Fluorescence Quenching of Xanthene Dyes during Amide Bond Formation Using DMTMM

Kristen N. Patterson, Misael A. Romero-Reyes, Jennifer M. Heemstra

Research output: Contribution to journalArticlepeer-review


Fluorophore bioconjugation to proteins, nucleic acids, and other important molecules can provide a powerful approach to sensing, imaging, and quantifying chemical and biological processes. One of the most prevalent methods for fluorophore attachment is through the formation of amide bonds, which are often facilitated by coupling agents to activate carboxylic acid moieties for subsequent nucleophilic attack by amines. 4-(4,6-Dimethoxy-1,3,5-triazin-2-yl)-4-methyl-morpholinium chloride (DMTMM) is among the most popular of these coupling agents for bioconjugation due to its ability to facilitate amide bond formation in water. After observing quenching of 5-fluoresceinamine (5-FAM)-conjugated oligonucleotides in the presence of DMTMM, we sought to evaluate the magnitude and scope of this challenge by surveying the effect of DMTMM on a range of fluorescent dyes. A higher quenching effect was consistently observed for xanthene dyes compared to that for cyanine dyes. Further analysis of the impact of DMTMM on FAM shows that quenching occurs independently of whether the dye is free in solution or attached to an oligonucleotide or antibody. Furthermore, we found that FAM-conjugated DNA was unable to recover its fluorescence after the removal of DMTMM, and UV-vis and NMR analyses suggest the formation of new products, such as an adduct formed between FAM and the dimethoxytriazine of DMTMM. As such, DMTMM at high concentrations is not recommended for coupling reactions where targets are fluorescently labeled. This research serves as a word of caution to those utilizing xanthene-containing fluorophores in bioconjugation reactions involving DMTMM.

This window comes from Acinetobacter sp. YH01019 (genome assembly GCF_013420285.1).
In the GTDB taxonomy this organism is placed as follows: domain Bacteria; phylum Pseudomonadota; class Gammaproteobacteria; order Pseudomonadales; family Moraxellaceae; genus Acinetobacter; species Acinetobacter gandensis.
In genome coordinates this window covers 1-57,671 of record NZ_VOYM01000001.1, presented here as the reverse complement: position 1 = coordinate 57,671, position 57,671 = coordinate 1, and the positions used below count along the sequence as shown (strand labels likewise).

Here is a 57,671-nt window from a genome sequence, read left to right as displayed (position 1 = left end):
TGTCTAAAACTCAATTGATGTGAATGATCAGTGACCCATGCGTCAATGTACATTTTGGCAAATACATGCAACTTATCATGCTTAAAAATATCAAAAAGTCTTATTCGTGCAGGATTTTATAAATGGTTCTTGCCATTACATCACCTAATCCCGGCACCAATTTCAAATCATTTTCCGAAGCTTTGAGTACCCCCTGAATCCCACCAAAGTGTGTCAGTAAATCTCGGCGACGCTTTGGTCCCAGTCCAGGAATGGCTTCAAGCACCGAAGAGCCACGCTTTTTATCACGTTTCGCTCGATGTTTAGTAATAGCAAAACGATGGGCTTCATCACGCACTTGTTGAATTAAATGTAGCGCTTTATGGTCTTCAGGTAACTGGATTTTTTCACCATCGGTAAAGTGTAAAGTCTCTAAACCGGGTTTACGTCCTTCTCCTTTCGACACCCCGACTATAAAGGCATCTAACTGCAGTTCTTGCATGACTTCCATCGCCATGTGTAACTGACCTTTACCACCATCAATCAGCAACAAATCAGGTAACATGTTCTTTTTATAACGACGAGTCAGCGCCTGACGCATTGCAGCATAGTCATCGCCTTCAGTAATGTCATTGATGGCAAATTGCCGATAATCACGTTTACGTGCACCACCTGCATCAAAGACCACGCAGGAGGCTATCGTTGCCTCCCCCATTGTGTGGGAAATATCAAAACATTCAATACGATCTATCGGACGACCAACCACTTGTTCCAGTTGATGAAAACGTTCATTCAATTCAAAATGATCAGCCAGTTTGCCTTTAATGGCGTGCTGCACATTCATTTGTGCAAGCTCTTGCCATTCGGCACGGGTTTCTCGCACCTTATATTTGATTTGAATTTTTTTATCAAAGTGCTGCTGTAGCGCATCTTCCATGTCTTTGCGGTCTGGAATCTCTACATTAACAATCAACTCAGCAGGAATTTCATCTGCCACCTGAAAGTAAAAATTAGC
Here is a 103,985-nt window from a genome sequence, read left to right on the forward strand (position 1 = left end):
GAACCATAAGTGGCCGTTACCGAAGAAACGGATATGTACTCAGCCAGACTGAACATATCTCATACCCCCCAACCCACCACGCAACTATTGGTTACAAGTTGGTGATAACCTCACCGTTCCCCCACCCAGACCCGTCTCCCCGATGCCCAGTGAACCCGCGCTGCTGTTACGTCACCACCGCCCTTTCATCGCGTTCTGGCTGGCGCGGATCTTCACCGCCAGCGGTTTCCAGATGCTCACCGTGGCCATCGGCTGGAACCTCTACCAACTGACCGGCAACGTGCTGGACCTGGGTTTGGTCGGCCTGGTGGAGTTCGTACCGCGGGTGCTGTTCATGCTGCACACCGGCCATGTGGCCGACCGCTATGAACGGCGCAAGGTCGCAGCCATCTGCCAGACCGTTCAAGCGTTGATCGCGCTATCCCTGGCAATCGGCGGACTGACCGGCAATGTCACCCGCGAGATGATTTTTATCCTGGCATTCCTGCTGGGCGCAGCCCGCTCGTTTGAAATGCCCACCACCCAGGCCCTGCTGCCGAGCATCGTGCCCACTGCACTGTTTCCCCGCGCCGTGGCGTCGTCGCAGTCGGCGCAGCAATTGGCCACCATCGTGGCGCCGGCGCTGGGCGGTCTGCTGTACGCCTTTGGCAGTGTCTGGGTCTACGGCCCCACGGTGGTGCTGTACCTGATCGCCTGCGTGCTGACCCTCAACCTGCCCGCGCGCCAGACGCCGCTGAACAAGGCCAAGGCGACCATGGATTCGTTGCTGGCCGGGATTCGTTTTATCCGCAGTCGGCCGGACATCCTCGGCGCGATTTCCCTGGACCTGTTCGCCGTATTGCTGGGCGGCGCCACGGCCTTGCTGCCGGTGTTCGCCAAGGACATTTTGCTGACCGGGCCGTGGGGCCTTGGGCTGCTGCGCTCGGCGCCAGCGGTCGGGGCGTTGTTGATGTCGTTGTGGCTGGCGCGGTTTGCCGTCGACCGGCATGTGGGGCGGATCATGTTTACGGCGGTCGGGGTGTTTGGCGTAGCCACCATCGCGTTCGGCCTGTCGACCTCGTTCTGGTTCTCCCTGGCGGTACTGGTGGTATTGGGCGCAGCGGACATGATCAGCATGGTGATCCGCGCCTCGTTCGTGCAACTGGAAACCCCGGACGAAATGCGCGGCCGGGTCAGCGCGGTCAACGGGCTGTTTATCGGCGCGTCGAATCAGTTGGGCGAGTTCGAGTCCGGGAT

Original languageEnglish
Pages (from-to)33046-33053
Number of pages8
JournalACS Omega
Issue number37
StatePublished - Sep 20 2022


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